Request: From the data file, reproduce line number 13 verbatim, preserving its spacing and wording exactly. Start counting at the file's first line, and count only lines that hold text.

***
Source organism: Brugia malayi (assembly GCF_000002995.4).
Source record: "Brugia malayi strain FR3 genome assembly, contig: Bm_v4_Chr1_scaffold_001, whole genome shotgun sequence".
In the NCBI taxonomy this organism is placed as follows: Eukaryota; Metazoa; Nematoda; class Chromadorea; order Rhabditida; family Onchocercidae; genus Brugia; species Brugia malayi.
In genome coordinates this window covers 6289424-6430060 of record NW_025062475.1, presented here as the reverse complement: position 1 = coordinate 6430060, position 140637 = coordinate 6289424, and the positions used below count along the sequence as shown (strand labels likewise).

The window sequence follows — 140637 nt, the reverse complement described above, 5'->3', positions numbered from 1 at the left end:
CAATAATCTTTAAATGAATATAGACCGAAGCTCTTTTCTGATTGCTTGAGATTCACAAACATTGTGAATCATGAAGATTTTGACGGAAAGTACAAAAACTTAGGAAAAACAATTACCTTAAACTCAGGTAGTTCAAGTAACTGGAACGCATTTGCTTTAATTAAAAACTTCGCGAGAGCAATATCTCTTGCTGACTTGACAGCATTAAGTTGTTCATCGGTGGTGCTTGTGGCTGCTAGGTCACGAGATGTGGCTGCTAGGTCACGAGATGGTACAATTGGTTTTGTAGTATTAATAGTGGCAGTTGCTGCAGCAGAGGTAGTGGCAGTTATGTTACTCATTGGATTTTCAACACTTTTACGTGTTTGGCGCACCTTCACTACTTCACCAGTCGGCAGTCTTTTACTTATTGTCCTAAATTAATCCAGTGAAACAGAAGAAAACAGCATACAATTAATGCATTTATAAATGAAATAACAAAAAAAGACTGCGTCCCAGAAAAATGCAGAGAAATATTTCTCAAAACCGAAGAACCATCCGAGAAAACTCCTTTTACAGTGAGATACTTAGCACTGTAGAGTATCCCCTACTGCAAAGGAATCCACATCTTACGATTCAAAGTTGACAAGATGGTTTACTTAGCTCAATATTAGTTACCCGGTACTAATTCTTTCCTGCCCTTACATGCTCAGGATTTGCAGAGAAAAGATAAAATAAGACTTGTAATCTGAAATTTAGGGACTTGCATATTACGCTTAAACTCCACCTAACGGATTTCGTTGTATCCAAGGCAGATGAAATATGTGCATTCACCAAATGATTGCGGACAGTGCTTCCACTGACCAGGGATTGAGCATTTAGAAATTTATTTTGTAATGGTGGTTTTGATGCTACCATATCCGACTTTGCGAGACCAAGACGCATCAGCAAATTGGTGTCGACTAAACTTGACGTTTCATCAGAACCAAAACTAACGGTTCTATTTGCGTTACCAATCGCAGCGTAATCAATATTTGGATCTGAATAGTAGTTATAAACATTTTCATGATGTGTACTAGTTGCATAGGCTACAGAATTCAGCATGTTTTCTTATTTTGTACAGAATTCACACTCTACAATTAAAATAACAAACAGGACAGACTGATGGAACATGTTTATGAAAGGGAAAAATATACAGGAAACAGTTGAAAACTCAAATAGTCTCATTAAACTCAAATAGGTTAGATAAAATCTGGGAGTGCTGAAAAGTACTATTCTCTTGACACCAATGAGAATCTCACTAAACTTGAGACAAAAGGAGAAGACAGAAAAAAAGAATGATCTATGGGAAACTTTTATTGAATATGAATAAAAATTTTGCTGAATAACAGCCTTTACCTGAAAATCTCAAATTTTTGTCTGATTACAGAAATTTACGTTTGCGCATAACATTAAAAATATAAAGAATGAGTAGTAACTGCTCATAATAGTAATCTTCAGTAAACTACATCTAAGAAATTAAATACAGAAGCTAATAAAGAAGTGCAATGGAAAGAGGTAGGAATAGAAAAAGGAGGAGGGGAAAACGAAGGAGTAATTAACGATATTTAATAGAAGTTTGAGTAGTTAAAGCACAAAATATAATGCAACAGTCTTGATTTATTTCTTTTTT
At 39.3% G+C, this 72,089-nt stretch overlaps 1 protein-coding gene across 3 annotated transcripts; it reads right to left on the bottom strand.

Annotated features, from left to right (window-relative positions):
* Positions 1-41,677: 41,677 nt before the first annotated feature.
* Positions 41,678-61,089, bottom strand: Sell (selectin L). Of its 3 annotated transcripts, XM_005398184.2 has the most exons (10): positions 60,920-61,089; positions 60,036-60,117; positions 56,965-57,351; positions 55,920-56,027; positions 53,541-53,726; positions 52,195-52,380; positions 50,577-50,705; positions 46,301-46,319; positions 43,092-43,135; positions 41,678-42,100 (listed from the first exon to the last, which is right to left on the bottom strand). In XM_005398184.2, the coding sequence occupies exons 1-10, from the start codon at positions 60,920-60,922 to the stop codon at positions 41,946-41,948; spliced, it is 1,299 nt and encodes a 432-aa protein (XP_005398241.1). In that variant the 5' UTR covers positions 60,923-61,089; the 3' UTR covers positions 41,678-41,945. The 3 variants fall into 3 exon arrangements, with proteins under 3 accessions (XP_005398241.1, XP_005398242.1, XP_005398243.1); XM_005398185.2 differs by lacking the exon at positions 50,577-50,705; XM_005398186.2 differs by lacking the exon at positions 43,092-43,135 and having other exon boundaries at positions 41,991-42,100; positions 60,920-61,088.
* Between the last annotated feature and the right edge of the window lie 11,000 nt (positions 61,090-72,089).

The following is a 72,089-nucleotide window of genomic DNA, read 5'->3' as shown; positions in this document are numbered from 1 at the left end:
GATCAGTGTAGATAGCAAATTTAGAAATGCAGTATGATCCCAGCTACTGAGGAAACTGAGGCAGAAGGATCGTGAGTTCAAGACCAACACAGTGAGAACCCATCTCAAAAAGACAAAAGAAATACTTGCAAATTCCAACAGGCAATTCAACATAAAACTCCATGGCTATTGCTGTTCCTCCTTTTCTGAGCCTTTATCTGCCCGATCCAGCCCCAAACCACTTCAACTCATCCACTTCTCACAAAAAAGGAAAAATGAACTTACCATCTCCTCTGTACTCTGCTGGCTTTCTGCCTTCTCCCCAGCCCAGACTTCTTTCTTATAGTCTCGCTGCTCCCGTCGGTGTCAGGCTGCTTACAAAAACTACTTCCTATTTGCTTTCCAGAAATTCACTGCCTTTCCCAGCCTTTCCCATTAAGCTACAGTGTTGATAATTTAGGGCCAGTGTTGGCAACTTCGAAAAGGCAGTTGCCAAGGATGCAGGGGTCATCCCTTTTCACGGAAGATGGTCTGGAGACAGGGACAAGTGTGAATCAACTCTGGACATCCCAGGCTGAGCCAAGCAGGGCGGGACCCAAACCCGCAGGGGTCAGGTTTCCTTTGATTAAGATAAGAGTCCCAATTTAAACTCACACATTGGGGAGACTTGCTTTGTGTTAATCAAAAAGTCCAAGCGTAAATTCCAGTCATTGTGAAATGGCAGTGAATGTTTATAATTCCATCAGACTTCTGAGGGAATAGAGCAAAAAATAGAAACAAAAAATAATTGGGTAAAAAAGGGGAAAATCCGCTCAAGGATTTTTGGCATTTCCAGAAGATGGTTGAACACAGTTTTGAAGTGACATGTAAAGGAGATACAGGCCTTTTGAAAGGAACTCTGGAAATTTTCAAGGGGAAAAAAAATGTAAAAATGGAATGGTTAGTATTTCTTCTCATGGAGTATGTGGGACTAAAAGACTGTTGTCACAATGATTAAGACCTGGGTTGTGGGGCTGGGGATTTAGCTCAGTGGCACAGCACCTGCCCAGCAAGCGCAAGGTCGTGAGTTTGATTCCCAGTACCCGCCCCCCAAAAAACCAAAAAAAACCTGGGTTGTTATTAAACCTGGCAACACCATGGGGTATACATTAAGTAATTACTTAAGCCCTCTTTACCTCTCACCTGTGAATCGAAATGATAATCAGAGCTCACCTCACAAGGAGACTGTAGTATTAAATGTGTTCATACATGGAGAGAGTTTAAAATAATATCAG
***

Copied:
GATCAGTGTAGATAGCAAATTTAGAAATGCAGTATGATCCCAGCTACTGAGGAAACTGAGGCAGAAGGATCGTGAGTTCAAGACCAACACAGTGAGAACCCATCTCAAAAAGACAAAAGAAATACTTGCAAATTCCAACAGGCAATTCAACATAAAACTCCATGGCTATTGCTGTTCCTCCTTTTCTGAGCCTTTATCTGCCCGATCCAGCCCCAAACCACTTCAACTCATCCACTTCTCACAAAAAAGGAAAAATGAACTTACCATCTCCTCTGTACTCTGCTGGCTTTCTGCCTTCTCCCCAGCCCAGACTTCTTTCTTATAGTCTCGCTGCTCCCGTCGGTGTCAGGCTGCTTACAAAAACTACTTCCTATTTGCTTTCCAGAAATTCACTGCCTTTCCCAGCCTTTCCCATTAAGCTACAGTGTTGATAATTTAGGGCCAGTGTTGGCAACTTCGAAAAGGCAGTTGCCAAGGATGCAGGGGTCATCCCTTTTCACGGAAGATGGTCTGGAGACAGGGACAAGTGTGAATCAACTCTGGACATCCCAGGCTGAGCCAAGCAGGGCGGGACCCAAACCCGCAGGGGTCAGGTTTCCTTTGATTAAGATAAGAGTCCCAATTTAAACTCACACATTGGGGAGACTTGCTTTGTGTTAATCAAAAAGTCCAAGCGTAAATTCCAGTCATTGTGAAATGGCAGTGAATGTTTATAATTCCATCAGACTTCTGAGGGAATAGAGCAAAAAATAGAAACAAAAAATAATTGGGTAAAAAAGGGGAAAATCCGCTCAAGGATTTTTGGCATTTCCAGAAGATGGTTGAACACAGTTTTGAAGTGACATGTAAAGGAGATACAGGCCTTTTGAAAGGAACTCTGGAAATTTTCAAGGGGAAAAAAAATGTAAAAATGGAATGGTTAGTATTTCTTCTCATGGAGTATGTGGGACTAAAAGACTGTTGTCACAATGATTAAGACCTGGGTTGTGGGGCTGGGGATTTAGCTCAGTGGCACAGCACCTGCCCAGCAAGCGCAAGGTCGTGAGTTTGATTCCCAGTACCCGCCCCCCAAAAAACCAAAAAAAACCTGGGTTGTTATTAAACCTGGCAACACCATGGGGTATACATTAAGTAATTACTTAAGCCCTCTTTACCTCTCACCTGTGAATCGAAATGATAATCAGAGCTCACCTCACAAGGAGACTGTAGTATTAAATGTGTTCATACATGGAGAGAGTTTAAAATAATATCAG